earlier post, I described how we took out the bar connected to our kitchen sink island. Demolition of that bar was easy, and gave us great hopes for the rest of the project.
Indeed, the next step -- one that the salesman at Lowes suggested, was to take out the edge pieces of the tile prior to the "formal" measurement by the counter top company. This was also amusingly easy.
But do you see what's under that tile? Concrete, reinforced with chicken wire.
Beneath that cement layer is raw plywood, which has been so dehydrated by its 18 years of neighborliness with the concrete that it sucks the moisture out of your hands when you touch it. As we say around this house, "DEES-gusting!!"
And then, if ripping out reinforced cement wasn't bad enough, (and it was) we embarked upon a day of frustration and aggravation. Papa Jim of the Haverim returned, and we exposed the plumbing, right down to the concrete slab, encountering shocking mistakes and sloppiness by the original installers. Jim and Bernie pounded down through the slab around the pipes and dug a small cavern, in which Jim cut and pieced a cracked pipe (what a wonderful revelation that our drain had been seeping into the ground underneath the house) and re-routed things for the new configuration of the island. (The poor sink was lying on the stones out by the back patio by this time.)
As luck would have it, Monday, when we were to finish up the plumbing, Jim was sick as hell. We waited until later in the week, and then pitched into the construction on our own. We manfully ripped out the rest of the tiled counters (as the counter top people told me we'd have to do) and let me tell you that swinging a hammer all damn day is exhausting.
While Bernie worked on the lower copper lines and the box that holds the pipes, I was seized by loathing of the cement-dust flavored counters. I scrubbed them down, and when they were dry, I stained them with this cool wood stain by Varathane, which comes in a tube and wipes on with a rag. The next day I put two coats of polyurethane finish on them.
I did the ABS (black drain pipes) and Bernie completed the copper water lines to the sink so that we could move the island cabinet back into place. Again, it took all day both days, with solders that wouldn't stop leaking, wood that would not remain bolted into the concrete, and pieces missing necessary for the functioning of the sink.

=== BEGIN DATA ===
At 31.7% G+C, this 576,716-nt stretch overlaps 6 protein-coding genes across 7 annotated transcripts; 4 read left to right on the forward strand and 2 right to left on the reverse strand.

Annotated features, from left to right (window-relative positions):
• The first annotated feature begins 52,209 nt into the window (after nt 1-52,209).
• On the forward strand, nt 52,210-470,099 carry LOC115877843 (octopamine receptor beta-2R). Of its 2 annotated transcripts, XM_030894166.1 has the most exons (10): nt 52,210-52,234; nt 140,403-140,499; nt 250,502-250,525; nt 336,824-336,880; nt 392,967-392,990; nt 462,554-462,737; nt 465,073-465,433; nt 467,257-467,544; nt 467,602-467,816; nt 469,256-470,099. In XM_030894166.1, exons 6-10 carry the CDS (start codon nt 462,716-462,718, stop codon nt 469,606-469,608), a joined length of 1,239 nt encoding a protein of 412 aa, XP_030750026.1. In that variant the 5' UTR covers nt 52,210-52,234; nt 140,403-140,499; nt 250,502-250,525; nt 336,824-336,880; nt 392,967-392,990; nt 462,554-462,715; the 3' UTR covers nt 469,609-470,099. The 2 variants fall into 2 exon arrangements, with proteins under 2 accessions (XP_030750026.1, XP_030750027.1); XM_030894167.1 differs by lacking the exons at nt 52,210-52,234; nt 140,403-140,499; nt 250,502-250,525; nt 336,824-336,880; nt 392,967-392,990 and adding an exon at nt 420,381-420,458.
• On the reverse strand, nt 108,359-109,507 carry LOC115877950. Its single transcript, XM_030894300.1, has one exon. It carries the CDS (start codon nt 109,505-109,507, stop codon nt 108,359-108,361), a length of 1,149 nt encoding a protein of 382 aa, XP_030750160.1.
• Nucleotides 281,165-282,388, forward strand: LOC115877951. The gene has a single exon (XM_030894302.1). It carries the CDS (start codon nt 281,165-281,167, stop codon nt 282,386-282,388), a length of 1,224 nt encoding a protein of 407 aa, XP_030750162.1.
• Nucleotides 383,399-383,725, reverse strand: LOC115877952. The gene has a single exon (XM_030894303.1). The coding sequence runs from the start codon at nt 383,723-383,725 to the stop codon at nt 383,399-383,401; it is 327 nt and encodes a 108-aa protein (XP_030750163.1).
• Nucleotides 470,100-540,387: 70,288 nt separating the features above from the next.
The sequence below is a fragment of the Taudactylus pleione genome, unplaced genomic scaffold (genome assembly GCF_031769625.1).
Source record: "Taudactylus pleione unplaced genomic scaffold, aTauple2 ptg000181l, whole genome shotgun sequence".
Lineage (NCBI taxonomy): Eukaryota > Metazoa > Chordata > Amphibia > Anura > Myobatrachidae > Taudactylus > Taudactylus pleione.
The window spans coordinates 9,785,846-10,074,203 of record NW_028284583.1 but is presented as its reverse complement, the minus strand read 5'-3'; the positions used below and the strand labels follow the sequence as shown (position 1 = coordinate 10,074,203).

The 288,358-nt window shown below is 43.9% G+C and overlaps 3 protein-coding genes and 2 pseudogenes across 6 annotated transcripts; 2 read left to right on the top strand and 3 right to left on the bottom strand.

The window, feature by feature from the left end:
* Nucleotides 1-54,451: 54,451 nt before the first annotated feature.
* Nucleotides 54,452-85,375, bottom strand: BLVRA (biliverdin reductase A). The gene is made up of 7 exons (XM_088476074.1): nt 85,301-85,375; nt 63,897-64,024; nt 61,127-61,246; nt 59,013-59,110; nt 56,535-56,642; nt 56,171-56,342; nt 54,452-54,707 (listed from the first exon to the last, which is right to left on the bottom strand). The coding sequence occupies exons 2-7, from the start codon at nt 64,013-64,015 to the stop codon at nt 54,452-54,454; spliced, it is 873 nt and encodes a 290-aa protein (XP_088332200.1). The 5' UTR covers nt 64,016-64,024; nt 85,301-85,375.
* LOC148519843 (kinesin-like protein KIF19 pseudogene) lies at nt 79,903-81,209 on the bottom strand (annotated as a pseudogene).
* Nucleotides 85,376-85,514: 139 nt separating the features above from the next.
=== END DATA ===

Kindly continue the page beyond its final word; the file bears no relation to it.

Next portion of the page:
When Bernie at last could hook up the sink, all of us were so relieved that we couldn't wait one minute before washing the day's accumulated dishes, in a celebratory mood, all standing around admiring the running water, the scrubbing clean, the luxury of a kitchen with a semblance of order.
Here you can see my stained plywood countertops. Pitted though they may be, I can sanitize them with soap and water, which is important to me as it will be a good two weeks and more before the real deal is installed. I suppose I could have just polyurethaned over the raw plywood, but this looks prettier, and for $7, I think it was worth it.
You can also see my long-unused wallboard repair skills where the backsplash used to be. When we ripped off the tiles back there, the wallboard came along with them!
Papa Jim was able to return to help us Monday, and hooked up the electric and made some adjustments to our work. You have no idea how big a difference moving that island out a foot made on our kitchen traffic. What was before a cramped area that allowed two people to work in it -- and only if they were on very warm and cuddly terms -- now accommodates us all so that we can work as a team, even if the dogs decide to wander through.
The refrigerator belongs in that nook at the far end, but we're not moving it back until the new counter is installed.
And oddly, we like the fridge where it sits right now. Maybe if we had known this ahead of time, we'd have taken out the window behind it, and just added more cabinet and countertop in the nook.
We're thrilled so far.
And so, so happy to have a functional kitchen again.